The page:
On the ground, recovery experts began the grisly task of collecting remains of the 298 people killed two days earlier when a Malaysia Airlines jet exploded over the war zone of eastern Ukraine.

Across diplomatic channels, world leaders complained the recovery is not happening fast enough, mainly because pro-Russia militants control the crash site.

Dutch Prime Minister Mark Rutte urged Russian President Vladimir Putin to use his influence to force the rebels to allow full access.

"I want to see results in the form of unimpeded access and rapid recovery," Rutte said in a press briefing. "This is now priority number one."

Nearly two-thirds of the people on the jetliner, which was en route from Amsterdam to Kuala Lumpur, were Dutch.

Saturday brought a shift from the initial shock over the air disaster to the painstaking forensic and diplomatic challenges of figuring out what happened and how much the tragedy will escalate the Ukrainian conflict.

Masked gunmen at crash site

At the crash site, armed gunmen -- some of them masked -- kept close watch over a team of observers from the Organization for Security and Co-operation in Europe who gained access for a second day. Artillery fire reverberated in the distance.

Michael Bociurkiw, a spokesman for the OSCE group, told CNN that no security perimeter had been established and no one appeared to be in charge. While he said his monitors had better access than on Friday, observing about 75 body bags collected by civilian emergency workers, he described the situation as far from ideal for such a huge crime scene.

Meanwhile, international pressure increased on Russia to exert its influence over separatist rebels it supports who are fighting the Ukrainian government in the region.

European leaders including German Chancellor Angela Merkel and British Prime Minister David Cameron called on Putin to ensure free access to the crash site for a proper investigation.

Rutte called images of people rummaging through the debris and belongings of victims "downright disgusting."

'A very intense conversation'

Rutte told reporters of what he called "a very intense conversation" with Putin on Saturday in which he told the Russian leader "the opportunity expires to show the world that he is serious about helping."

Cameron, whose government summoned the Russian ambassador to urge more cooperation on the matter, said the European Union needs to reconsider its approach to Russia in light of evidence that the rebels fired the fatal missile.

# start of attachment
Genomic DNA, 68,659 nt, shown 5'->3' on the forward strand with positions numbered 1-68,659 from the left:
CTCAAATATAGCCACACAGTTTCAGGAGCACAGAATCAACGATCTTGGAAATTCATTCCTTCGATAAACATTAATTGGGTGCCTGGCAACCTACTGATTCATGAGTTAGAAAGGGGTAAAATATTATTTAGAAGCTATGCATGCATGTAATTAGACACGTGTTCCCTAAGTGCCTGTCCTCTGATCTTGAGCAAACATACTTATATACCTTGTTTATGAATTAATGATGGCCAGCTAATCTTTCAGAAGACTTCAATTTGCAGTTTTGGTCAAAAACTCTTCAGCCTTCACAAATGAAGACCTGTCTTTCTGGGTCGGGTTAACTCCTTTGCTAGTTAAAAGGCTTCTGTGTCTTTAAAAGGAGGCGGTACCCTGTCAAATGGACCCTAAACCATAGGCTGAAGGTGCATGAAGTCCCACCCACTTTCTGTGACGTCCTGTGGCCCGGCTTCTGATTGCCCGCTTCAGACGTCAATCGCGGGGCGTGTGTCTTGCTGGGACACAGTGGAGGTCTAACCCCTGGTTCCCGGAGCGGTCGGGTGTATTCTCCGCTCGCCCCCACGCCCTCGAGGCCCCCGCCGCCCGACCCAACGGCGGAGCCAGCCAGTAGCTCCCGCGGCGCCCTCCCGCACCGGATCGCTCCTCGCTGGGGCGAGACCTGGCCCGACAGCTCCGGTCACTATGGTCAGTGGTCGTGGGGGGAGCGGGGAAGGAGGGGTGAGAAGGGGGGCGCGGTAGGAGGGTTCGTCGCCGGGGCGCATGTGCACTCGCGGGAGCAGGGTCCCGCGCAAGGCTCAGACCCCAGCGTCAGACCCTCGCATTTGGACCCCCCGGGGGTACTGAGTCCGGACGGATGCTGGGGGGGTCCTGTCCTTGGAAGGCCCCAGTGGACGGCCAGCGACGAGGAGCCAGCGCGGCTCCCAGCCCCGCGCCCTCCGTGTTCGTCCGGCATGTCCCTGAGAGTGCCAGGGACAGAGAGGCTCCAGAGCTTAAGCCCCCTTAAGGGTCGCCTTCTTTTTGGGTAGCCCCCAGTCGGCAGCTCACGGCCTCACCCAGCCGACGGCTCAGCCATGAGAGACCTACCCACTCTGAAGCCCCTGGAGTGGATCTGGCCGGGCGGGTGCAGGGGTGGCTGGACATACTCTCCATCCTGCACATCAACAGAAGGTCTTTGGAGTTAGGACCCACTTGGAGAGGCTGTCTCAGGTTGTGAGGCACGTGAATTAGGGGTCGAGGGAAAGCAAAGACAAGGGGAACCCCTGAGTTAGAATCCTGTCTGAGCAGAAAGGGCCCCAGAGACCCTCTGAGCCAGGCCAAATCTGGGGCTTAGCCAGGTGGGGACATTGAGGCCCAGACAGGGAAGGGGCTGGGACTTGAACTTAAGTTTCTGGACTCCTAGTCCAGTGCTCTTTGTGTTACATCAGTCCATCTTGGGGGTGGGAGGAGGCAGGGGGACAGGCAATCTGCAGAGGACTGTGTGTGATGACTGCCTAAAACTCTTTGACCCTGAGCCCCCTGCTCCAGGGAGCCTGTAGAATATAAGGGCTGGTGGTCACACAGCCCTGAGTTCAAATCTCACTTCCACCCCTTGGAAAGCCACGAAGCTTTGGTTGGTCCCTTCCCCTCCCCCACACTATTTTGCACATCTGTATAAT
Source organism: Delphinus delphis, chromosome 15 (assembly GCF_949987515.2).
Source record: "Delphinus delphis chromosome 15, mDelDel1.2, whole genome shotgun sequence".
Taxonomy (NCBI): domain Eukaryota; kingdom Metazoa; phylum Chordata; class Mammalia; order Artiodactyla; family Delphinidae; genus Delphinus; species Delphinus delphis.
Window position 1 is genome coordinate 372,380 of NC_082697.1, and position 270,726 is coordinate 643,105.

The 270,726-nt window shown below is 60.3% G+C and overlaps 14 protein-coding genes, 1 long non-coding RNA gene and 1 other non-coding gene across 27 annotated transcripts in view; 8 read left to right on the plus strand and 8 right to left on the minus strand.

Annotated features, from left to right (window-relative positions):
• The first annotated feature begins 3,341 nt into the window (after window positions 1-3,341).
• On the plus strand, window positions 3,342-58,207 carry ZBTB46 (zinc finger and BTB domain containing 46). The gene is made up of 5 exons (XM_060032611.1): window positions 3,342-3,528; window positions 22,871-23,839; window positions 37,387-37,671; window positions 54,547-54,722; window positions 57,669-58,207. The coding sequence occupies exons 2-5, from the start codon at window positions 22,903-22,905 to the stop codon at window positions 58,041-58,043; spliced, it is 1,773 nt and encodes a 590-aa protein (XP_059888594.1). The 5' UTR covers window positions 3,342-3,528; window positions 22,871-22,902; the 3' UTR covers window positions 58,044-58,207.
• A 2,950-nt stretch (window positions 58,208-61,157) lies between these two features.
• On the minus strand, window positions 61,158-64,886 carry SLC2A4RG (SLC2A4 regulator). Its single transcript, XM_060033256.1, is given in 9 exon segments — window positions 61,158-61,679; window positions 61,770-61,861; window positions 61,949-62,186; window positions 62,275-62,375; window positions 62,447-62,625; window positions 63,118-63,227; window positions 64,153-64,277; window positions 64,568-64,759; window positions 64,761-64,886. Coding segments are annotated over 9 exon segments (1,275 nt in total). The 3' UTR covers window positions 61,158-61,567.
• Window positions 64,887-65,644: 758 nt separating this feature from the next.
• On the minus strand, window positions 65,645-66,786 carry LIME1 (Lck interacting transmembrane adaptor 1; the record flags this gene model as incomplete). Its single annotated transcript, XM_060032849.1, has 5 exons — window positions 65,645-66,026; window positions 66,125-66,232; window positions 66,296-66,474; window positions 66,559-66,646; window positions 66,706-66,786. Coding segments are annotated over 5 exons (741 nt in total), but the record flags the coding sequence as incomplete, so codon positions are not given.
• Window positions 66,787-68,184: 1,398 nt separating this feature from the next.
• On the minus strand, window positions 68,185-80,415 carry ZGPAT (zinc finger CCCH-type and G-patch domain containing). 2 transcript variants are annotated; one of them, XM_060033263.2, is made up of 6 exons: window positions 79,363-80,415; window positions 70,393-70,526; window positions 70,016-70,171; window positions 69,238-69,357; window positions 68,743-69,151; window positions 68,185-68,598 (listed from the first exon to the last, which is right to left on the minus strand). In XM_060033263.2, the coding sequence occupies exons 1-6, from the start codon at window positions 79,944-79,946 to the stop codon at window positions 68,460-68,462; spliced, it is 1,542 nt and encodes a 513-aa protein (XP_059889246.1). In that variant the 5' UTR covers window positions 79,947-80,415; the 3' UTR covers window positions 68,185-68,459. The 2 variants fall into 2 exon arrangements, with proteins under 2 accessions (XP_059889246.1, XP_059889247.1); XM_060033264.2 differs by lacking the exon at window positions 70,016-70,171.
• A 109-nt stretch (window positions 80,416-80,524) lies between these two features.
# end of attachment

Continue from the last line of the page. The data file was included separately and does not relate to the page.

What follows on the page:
Meanwhile, U.S. Secretary of State John Kerry spoke with his Russian counterpart, Foreign Minister Sergey Lavrov, to urge Moscow to get the rebels to stop fighting and talk peace, and also provide full access to the crash site.

The United States has said a surface-to-air missile fired from the rebel territory took down the Malaysia Airlines Boeing 777 with citizens from more than 10 nations aboard.

Russia has denied any involvement, and Putin said Ukraine's military campaign against the separatists was to blame. He also has called for a "thorough and objective investigation" of the crash.


Since the crash, the Ukrainian government and rebels have traded bitter accusations over who was responsible and what has been done since.

Vitaly Nayda, counterintellligence chief for Ukraine's Security Service, told reporters in Kiev that a Russian-made Buk M1 missile system had shot down the Malaysian airline.

He claimed that three Buk surface-to-air antiaircraft missile systems had crossed from Russia to Ukraine prior to the downing of Flight MH17, accompanied by Russian nationals who, he said, were the ones operating the sophisticated weaponry. All three Buk missile systems are no longer in Ukrainian territory, according to Nayda.

Prime Minister Arseniy Yatsenyuk, in an interview with CNN on Saturday, also suggested that whoever operated the missile system received expert training.

"This is not the Russian-led drunk terrorist who pressed the button," he said. "This is someone well-trained. Someone who knows how this machine works. Someone who has experience."

'Crime against humanity'